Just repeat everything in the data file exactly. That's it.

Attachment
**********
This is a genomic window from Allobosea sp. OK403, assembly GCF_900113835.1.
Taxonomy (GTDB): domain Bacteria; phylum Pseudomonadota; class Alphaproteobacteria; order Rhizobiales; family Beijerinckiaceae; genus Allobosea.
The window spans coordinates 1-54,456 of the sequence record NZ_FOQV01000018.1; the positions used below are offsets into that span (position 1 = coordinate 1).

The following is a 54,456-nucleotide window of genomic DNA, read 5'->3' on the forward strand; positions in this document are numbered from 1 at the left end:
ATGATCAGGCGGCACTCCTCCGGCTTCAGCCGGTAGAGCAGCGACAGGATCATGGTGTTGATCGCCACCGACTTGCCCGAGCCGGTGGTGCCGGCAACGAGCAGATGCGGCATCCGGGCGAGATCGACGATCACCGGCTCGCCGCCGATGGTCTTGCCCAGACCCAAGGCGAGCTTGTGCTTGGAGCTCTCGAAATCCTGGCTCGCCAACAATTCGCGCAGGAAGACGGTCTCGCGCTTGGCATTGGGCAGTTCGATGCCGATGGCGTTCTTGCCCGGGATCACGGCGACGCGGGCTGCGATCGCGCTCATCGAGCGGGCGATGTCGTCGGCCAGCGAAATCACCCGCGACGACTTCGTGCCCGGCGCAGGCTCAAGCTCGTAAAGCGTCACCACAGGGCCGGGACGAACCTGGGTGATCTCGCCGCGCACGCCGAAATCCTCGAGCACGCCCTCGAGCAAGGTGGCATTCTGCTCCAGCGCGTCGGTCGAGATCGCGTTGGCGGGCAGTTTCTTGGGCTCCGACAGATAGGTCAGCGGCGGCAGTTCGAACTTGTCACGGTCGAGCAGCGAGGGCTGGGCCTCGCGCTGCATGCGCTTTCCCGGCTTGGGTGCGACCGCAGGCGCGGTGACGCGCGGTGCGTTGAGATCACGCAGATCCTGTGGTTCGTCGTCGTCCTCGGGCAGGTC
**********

This is a genomic window from Allobosea sp. OK403, assembly GCF_900113835.1.
Taxonomy (GTDB): domain Bacteria; phylum Pseudomonadota; class Alphaproteobacteria; order Rhizobiales; family Beijerinckiaceae; genus Allobosea.
The window spans coordinates 1-54,456 of the sequence record NZ_FOQV01000018.1; the positions used below are offsets into that span (position 1 = coordinate 1).

The following is a 54,456-nucleotide window of genomic DNA, read 5'->3' on the forward strand; positions in this document are numbered from 1 at the left end:
ATGATCAGGCGGCACTCCTCCGGCTTCAGCCGGTAGAGCAGCGACAGGATCATGGTGTTGATCGCCACCGACTTGCCCGAGCCGGTGGTGCCGGCAACGAGCAGATGCGGCATCCGGGCGAGATCGACGATCACCGGCTCGCCGCCGATGGTCTTGCCCAGACCCAAGGCGAGCTTGTGCTTGGAGCTCTCGAAATCCTGGCTCGCCAACAATTCGCGCAGGAAGACGGTCTCGCGCTTGGCATTGGGCAGTTCGATGCCGATGGCGTTCTTGCCCGGGATCACGGCGACGCGGGCTGCGATCGCGCTCATCGAGCGGGCGATGTCGTCGGCCAGCGAAATCACCCGCGACGACTTCGTGCCCGGCGCAGGCTCAAGCTCGTAAAGCGTCACCACAGGGCCGGGACGAACCTGGGTGATCTCGCCGCGCACGCCGAAATCCTCGAGCACGCCCTCGAGCAAGGTGGCATTCTGCTCCAGCGCGTCGGTCGAGATCGCGTTGGCGGGCAGTTTCTTGGGCTCCGACAGATAGGTCAGCGGCGGCAGTTCGAACTTGTCACGGTCGAGCAGCGAGGGCTGGGCCTCGCGCTGCATGCGCTTTCCCGGCTTGGGTGCGACCGCAGGCGCGGTGACGCGCGGTGCGTTGAGATCACGCAGATCCTGTGGTTCGTCGTCGTCCTCGGGCAGGTC